I didn't hate the book as much as P.Z. Myers does in his hilarious Salon review, "David Brooks' Dream World for the Trust Fund Set," though you might want to read Myers before tackling Brooks. Equally dismissive but more analytical is Will Wilkinson's "Scornful Review" on his Forbes blog. And while philosopher Thomas Nagel, who analyzes "David Brooks's Theory of Human Nature" in the New York Times, is not dismissive, he too seems less than impressed by Brooks's argument and presentation.
I sent one of the editors a lengthy e-mail explaining why I didn't want to review the book, which was published last week. Here's what I told him:
... I’m less enthusiastic about it than I hoped I’d be. Brooks is writing about the primacy of the unconscious over the conscious mind, and secondarily (I think) the primacy of interpersonal relationships over rational constructs. Basically he’s synthesizing a lot of books he’s read, and he’s presenting the findings in more-or-less story form as he follows the lives of two imaginary characters, Harold and Erica. Weirdly, he has his characters living in the eternal present, as he warns us up front—at every stage of their life, they seem to be living in about 2010.I loved Brooks's first book, Bobos in Paradise. I liked his second, On Paradise Drive. I managed to finish reading his third, The Social Animal. I appreciate the irenic tone of his op-ed pieces, and I wish him well. I hope he takes a refreshing sabbatical before starting another book.
This framework allows Brooks to pontificate on lots of things that are dear to his heart, especially in the chapter “The Soft Side” in which Harold joins a think tank and ruminates on everything that Brooks thinks about (“He spent those years writing his essays, peppering the world with his policy proposals. Not many people seemed to agree with him. There was a New York Times columnist whose views were remarkably similar to his own, and a few others. Still, he plugged away, feeling that he was mostly right about things and that someday others would reach the conclusions he had reached.”)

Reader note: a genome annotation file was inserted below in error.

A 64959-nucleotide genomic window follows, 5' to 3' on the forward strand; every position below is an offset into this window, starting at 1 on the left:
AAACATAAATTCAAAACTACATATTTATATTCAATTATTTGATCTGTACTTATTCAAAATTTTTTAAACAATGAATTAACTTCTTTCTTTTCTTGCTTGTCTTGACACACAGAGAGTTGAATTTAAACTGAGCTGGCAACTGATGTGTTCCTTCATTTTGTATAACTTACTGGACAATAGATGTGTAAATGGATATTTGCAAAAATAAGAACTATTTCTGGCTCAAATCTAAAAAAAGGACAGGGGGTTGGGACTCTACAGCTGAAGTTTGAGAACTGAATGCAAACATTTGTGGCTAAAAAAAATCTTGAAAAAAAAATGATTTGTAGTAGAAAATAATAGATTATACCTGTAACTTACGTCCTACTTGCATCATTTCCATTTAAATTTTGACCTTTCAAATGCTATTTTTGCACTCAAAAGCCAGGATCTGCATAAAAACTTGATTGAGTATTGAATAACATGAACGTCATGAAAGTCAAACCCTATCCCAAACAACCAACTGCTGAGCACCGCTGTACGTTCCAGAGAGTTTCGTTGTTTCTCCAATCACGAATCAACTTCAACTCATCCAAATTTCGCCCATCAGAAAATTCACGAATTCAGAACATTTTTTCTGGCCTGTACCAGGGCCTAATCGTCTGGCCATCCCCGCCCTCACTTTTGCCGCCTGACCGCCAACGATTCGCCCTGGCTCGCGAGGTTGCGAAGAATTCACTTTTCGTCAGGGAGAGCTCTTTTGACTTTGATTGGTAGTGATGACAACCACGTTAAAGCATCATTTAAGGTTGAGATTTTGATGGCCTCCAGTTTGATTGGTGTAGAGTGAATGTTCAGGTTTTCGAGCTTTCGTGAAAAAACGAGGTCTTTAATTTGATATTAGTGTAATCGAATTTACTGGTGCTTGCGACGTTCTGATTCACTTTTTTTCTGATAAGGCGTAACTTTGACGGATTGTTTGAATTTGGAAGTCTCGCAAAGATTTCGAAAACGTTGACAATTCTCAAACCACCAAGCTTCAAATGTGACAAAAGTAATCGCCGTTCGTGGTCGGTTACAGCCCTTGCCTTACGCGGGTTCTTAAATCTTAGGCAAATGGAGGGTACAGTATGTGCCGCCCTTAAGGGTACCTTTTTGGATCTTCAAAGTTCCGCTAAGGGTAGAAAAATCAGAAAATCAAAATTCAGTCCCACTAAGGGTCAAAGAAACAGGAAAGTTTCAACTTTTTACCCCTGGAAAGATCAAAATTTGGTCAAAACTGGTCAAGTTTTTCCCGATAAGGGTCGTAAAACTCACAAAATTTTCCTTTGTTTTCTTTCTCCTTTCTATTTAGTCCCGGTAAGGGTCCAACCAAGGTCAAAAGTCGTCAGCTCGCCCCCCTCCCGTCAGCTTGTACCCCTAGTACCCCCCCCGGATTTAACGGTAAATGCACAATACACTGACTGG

The book also includes a great deal of typical Brooks humor. Unlike some reviewers of his previous books, I generally enjoyed the humor, though it sometimes seemed discordant with his sociological musings.
Summary: the book put a lot of interesting research together, but it did not break any new ground. Harold and Erica kept my attention, but I didn’t identify with either of them – and I’m not sure that many other readers would either. Erica is a driven over-achiever from an underprivileged background who ends up in the halls of power, partly thanks to Harold’s support and occasional wisdom. Harold doesn’t really seem to be anybody, though he has good people skills. They have quite a lot of money and no kids. When they retire, they lead overseas tours three times a year until they can’t do that anymore, and then they buy a second home in Aspen. Who are these people, and could they exist anywhere but inside the Beltway?
Anyway, I do plan to comment on the book on The Neff Review, though I won’t publish my comments until March, when the book is published. But I’ve lost my enthusiasm for writing a review for [your magazine]. This is by no means to say that it shouldn’t be reviewed. Brooks says some fine things about relationships and the unconscious and why we need to get past mechanistic Enlightenment reasoning, or at least move from the French to the English Enlightenment. Another of your authors may be perfectly suited to review it.